Ann Arbor City Council Newsletter (March 4, 2023)

Mar 4, 2023 | Newsletter

Hello neighbors!

Welcome to my Ann Arbor City Council newsletter, where you can connect with primary sources to understand the work of your local government. My goal is to provide clear explanations of all the issues your elected representatives will be discussing at their next meeting and alert you to local policy and decisions that have been assigned to unelected Mayoral appointees.

This week, the City Council agenda includes two public hearings for a large new development on Dhu Varren (DB-1, DB-2), rezoning for apartments on North Maple (C-2), and amendments to a contract (DC-3) and ordinance (C-1) for solid waste and recycling services. Council will also revisit a decision postponed at the last meeting: street closures for the Monroe Street Fair on April 1st (DC-2). In my “Additional Thoughts” section below, I’ve written at length about the significance of item C-3 – this ordinance repeal/amendment will eliminate the City’s Insurance Board and greatly reduce Council accountability and transparency to the community.

Alyshia Dyer for Sheriff

This Monday night (March 6th) at 6 p.m., all are invited to a virtual launch (via Zoom) for Alyshia Dyer, candidate for Washtenaw County Sheriff. From the invitation:
Our speakers for the evening will include Sheriff Susan Hutson, who is the first female Sheriff, and first Black female Sheriff in New Orleans. We will then hear from Ret. Lieutenant Diane Goldstein followed by Activist Trische’ Duckworth, Shawanna Vaughn, Ypsilanti City Council Ward 1 Representative Me’Chelle King, and Desiraé Simmons, Ypsilanti City Council Ward 3, who will be our emcee for the evening.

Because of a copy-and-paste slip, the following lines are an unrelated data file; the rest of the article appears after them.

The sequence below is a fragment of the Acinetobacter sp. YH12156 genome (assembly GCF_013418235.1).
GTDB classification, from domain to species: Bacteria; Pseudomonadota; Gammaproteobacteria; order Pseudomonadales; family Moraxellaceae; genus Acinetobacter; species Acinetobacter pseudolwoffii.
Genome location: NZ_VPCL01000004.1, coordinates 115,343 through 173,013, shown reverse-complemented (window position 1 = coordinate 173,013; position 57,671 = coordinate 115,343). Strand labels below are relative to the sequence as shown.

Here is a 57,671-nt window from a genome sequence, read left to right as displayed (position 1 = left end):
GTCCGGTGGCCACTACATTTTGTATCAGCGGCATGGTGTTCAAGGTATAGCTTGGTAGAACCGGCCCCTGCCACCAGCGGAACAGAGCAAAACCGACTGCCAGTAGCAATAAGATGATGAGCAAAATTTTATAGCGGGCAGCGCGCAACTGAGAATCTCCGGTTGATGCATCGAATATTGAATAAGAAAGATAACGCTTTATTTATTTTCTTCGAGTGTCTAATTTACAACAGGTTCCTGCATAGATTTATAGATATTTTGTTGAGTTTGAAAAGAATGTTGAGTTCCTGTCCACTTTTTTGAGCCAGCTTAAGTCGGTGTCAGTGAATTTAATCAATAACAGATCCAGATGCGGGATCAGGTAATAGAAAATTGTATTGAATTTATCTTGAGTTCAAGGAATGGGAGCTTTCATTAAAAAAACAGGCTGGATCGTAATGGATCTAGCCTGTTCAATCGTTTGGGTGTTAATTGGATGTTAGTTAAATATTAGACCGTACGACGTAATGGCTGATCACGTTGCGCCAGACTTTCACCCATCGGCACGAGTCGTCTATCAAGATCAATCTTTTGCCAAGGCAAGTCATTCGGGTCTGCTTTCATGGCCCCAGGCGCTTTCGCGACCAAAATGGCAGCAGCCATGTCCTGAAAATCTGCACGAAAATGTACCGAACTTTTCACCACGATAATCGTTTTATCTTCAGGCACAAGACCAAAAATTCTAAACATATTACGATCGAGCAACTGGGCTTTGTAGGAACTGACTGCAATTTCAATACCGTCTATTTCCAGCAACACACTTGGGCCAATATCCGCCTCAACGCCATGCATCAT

You can sign up to donate and attend here:

You can attend as a supporter (without a donation) by signing up here:

I am excited to support Alyshia for Sheriff. You can learn more about her candidacy at

Tree Limb Pickup

The City has made multiple communications about this event, but in case you missed it: on Monday, March 6th, the City will be picking up limbs and branches that fell in the recent ice storm (and even more recent snow storm!). Any limbs and branches must be on the curb before 7 a.m. More details about how to prepare/bundle your limbs for pickup can be found here:

Allmendinger Park playground meeting

City staff are holding a public meeting this week to discuss improvement plans for the playground at Allmendinger Park. The meeting will be held via Zoom on Tuesday, March 7th at 7:00 p.m.

Zoom link:

For more information:

In Case You Missed It…

On my YouTube channel, you can find recordings of public meetings that are open to attend live or in-person but are not made available by the City to view later. This week, I uploaded a meeting of the Ordinance Revisions Committee of the City Planning Commission that was held remotely using the Zoom application, but a recording of this session was not made available by the City.

Please reach out if you have suggestions about public meetings that should be recorded. Subscribe to my YouTube channel if you would like to be alerted to new content as it gets added.

Ann Arbor City Planning Commission Ordinance Revisions Committee: February 28, 2023

This was a meeting of the Ann Arbor City Planning Commission Ordinance Revisions Committee held on February 28, 2023. A potential City ordinance amendment was discussed which “seeks to add the specification of ‘Event Space’ to the list of specified uses under the UDC and designate it as a permitted use under the Mixed-Use Zoning District – Office District.” This ordinance amendment was requested by Winston Chester, Commercial Real Estate Analyst at Oxford Companies, who called into public comment at the end of the meeting (timestamp 1h 23m). No votes were held at this meeting.

Ann Arbor City Council Meeting Agenda